How can everything be free? It sounds more like a political principle than a law of business, but certain analysts are convinced that most of the things we’re buying will one day cost nothing at all.
There are two aspects to the concept. The first is that extreme market competition is coming to all sectors, pushed by consumers who can always find the lowest price for a good, and that it’s going to drive the cost-to-consumer of all products down to the marginal cost of production - that is, how much it costs to make one more unit for sale. In digital fields, like software and music, that cost is already zero.
The second aspect is that the marginal cost of all physical products is also going to reduce to zero. Whilst the first precept is from a technology that’s already mature, this second precept is predicated on the growth of rapid prototyping machines, a technology that’s still in its infancy. Digital music being nearly free (on Spotify, say) is the product of easy access to information (everyone knows music is free on Spotify), so has already happened; but the physical element might be a long way down the line.
Author Nicholas Lovell is a major backer of the idea. In his recent book, The Curve, he argues that this drive to free is an opportunity for businesses that can adapt to it. He sees offering everything for free as component of a wider pricing strategy - where you differentiate products primarily by the price the consumer is willing to pay for them, not by some inherent value. So you give away your music for free with an honesty box on hand, but allow people to pay for it if they wish, like Radiohead did with their In Rainbows album. You also make (more expensive) physical versions, and even more expensive limited edition versions, where the artificial scarcity increases the perceived value even more, like Trent Reznor did with Ghosts I-IV. And then you tour and sell t-shirts and so on, and produce a myriad of differentiated products which your fans can pick and mix.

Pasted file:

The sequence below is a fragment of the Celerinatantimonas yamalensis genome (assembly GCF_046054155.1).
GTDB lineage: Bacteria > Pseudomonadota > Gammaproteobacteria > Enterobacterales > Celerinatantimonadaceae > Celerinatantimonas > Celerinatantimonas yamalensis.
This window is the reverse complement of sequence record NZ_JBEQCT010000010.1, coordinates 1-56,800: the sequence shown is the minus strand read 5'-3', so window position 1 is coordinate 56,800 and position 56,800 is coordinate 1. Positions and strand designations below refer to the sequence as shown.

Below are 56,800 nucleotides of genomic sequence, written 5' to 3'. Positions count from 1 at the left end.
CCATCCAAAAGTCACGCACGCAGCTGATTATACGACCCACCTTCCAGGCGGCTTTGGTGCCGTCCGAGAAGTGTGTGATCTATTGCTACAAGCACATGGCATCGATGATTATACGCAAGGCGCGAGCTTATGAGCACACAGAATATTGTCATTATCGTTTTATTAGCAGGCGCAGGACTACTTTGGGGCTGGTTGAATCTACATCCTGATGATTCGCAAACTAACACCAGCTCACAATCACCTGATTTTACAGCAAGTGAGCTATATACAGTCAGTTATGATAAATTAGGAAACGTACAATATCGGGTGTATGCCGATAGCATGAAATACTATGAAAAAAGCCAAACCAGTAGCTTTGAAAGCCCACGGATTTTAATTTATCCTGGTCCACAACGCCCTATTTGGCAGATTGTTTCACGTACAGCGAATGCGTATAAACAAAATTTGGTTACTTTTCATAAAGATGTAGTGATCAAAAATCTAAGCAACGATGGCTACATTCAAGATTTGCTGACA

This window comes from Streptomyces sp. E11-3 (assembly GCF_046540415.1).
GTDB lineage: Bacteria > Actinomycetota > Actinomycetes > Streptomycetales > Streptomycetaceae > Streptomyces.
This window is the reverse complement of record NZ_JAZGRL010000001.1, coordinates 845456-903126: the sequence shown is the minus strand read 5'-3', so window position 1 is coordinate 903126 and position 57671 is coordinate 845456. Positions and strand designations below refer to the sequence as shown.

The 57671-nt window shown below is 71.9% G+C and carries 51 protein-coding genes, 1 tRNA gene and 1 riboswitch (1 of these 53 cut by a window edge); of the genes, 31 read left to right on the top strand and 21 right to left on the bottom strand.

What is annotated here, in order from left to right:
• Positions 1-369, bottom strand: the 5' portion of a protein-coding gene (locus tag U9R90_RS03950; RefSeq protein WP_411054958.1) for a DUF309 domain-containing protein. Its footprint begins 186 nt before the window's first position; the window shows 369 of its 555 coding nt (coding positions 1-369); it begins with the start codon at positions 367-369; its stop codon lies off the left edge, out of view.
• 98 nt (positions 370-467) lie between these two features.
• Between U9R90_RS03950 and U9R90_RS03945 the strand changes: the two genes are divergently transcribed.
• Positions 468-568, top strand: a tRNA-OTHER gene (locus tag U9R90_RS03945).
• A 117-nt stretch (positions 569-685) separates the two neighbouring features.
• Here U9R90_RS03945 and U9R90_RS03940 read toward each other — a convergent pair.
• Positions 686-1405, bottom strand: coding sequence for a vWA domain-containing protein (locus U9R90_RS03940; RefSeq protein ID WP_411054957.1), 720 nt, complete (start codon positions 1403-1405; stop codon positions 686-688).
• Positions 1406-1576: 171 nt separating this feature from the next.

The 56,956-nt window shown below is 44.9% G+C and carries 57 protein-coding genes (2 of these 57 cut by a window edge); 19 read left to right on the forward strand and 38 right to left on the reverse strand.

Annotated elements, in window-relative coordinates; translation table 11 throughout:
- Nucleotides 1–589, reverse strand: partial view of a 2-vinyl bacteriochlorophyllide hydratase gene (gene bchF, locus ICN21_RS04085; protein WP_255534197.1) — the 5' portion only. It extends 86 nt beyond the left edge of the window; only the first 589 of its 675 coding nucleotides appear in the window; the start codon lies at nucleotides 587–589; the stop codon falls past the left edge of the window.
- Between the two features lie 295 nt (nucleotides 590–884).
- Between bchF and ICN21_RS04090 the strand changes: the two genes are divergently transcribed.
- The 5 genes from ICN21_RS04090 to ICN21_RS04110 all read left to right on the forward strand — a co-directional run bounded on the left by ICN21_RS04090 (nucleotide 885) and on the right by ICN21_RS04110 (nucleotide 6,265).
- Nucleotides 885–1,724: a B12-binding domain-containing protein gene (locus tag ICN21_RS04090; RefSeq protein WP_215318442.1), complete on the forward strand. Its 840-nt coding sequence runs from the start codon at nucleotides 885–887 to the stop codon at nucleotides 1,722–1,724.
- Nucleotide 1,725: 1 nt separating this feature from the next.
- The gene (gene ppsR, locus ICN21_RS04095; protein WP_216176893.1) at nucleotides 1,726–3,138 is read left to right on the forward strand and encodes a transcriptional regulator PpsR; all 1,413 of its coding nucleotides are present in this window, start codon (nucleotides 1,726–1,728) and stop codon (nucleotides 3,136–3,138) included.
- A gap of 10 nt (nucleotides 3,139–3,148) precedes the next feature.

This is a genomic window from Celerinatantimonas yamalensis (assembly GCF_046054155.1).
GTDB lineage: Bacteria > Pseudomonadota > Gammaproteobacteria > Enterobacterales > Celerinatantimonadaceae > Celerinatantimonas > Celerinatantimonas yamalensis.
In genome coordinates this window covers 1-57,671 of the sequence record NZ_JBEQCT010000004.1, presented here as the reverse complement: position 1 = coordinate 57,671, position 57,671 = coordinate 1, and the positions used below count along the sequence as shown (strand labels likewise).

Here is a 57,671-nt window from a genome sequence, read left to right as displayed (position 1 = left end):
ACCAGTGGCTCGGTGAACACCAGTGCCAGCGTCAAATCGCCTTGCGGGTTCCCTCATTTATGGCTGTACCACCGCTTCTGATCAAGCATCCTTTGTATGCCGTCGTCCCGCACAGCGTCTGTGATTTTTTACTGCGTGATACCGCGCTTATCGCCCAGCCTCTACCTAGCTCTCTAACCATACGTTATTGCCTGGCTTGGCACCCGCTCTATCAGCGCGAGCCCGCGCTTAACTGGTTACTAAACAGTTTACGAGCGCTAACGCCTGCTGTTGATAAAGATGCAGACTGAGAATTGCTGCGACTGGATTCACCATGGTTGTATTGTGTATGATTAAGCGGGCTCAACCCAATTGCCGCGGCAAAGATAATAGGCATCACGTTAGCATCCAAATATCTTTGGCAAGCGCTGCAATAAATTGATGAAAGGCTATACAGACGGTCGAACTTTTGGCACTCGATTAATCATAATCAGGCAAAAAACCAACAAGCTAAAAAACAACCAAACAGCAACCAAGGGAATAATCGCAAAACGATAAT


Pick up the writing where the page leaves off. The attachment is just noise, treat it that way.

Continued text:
Lovell himself was so enamoured of the concept that he persuaded his publisher, Penguin, to follow the model. He released a free short eBook of the Curve - called Ten Ways to Make Money In A Free World - as well as offering extras like a poster that summarised all the concepts of the book, which could be downloaded for free or bought for £25-100. He also allowed readers to buy premium price goods, including a lunch with him for £300, a pay-what-you-want consultation or talk, and a masterclass with him for £10,000.
I asked Lovell what the uptake was like. He dodges questions about the uptake of the book itself adroitly, but he can claim to be making money from the experiment. “I sold quite a lot of those speaking gigs; I haven’t sold any masterclasses yet.” Not that the latter’s a huge problem for him; taking a hint from Dan Ariely’s experiments with anchoring, he charged £10,000 for a masterclass, to introduce a psychological anchor point so that people have a positively-skewed idea of value for the lower tiers. Apparently, that’s working for him on the mid-priced talks, even if he’s wary of talking about the other offerings.
Of course, certain industries have already been heavily disrupted by free content. Good quality original writing, photography, art and music are available for free on Amazon, Flickr, DeviantArt and Soundcloud, amongst others. Piracy is another huge source of ‘free’ content.
Nicholas argues that its still worth producing this content - as long as you have a plan for monetising it. “Never write for free for no purpose; I totally agree with that. But writing for free is absolutely a core part of my strategy. It’s not just reputation, but the right to talk to people again. I write on a blog to earn an e-mail address. Or to get a follow-up. Or a Facebook Like. And these are the currencies I trade in.” For him, then, selling at free is financial alchemy, a way to convert the lead of social currency into the gold of hard cash - eventually.